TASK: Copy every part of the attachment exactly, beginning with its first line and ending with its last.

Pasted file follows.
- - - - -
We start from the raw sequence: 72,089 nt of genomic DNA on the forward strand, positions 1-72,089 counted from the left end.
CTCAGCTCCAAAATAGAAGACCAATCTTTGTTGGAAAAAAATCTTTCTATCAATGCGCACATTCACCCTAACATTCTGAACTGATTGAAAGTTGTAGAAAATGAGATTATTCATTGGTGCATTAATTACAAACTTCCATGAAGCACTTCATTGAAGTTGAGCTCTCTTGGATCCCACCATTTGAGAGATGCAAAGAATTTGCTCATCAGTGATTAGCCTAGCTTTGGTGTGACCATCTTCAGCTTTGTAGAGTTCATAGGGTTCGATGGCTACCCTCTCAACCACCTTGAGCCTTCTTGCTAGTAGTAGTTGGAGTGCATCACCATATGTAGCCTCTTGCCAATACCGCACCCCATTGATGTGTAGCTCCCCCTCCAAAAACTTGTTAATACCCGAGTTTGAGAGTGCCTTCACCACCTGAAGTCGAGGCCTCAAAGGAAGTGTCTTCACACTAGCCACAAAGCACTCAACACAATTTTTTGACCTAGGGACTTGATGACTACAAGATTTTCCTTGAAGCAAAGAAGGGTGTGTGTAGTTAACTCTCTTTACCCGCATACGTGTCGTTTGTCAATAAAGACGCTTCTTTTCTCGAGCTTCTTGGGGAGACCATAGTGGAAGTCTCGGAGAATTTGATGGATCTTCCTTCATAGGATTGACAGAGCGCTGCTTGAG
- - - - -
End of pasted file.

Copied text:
We start from the raw sequence: 72,089 nt of genomic DNA on the forward strand, positions 1-72,089 counted from the left end.
CTCAGCTCCAAAATAGAAGACCAATCTTTGTTGGAAAAAAATCTTTCTATCAATGCGCACATTCACCCTAACATTCTGAACTGATTGAAAGTTGTAGAAAATGAGATTATTCATTGGTGCATTAATTACAAACTTCCATGAAGCACTTCATTGAAGTTGAGCTCTCTTGGATCCCACCATTTGAGAGATGCAAAGAATTTGCTCATCAGTGATTAGCCTAGCTTTGGTGTGACCATCTTCAGCTTTGTAGAGTTCATAGGGTTCGATGGCTACCCTCTCAACCACCTTGAGCCTTCTTGCTAGTAGTAGTTGGAGTGCATCACCATATGTAGCCTCTTGCCAATACCGCACCCCATTGATGTGTAGCTCCCCCTCCAAAAACTTGTTAATACCCGAGTTTGAGAGTGCCTTCACCACCTGAAGTCGAGGCCTCAAAGGAAGTGTCTTCACACTAGCCACAAAGCACTCAACACAATTTTTTGACCTAGGGACTTGATGACTACAAGATTTTCCTTGAAGCAAAGAAGGGTGTGTGTAGTTAACTCTCTTTACCCGCATACGTGTCGTTTGTCAATAAAGACGCTTCTTTTCTCGAGCTTCTTGGGGAGACCATAGTGGAAGTCTCGGAGAATTTGATGGATCTTCCTTCATAGGATTGACAGAGCGCTGCTTGAG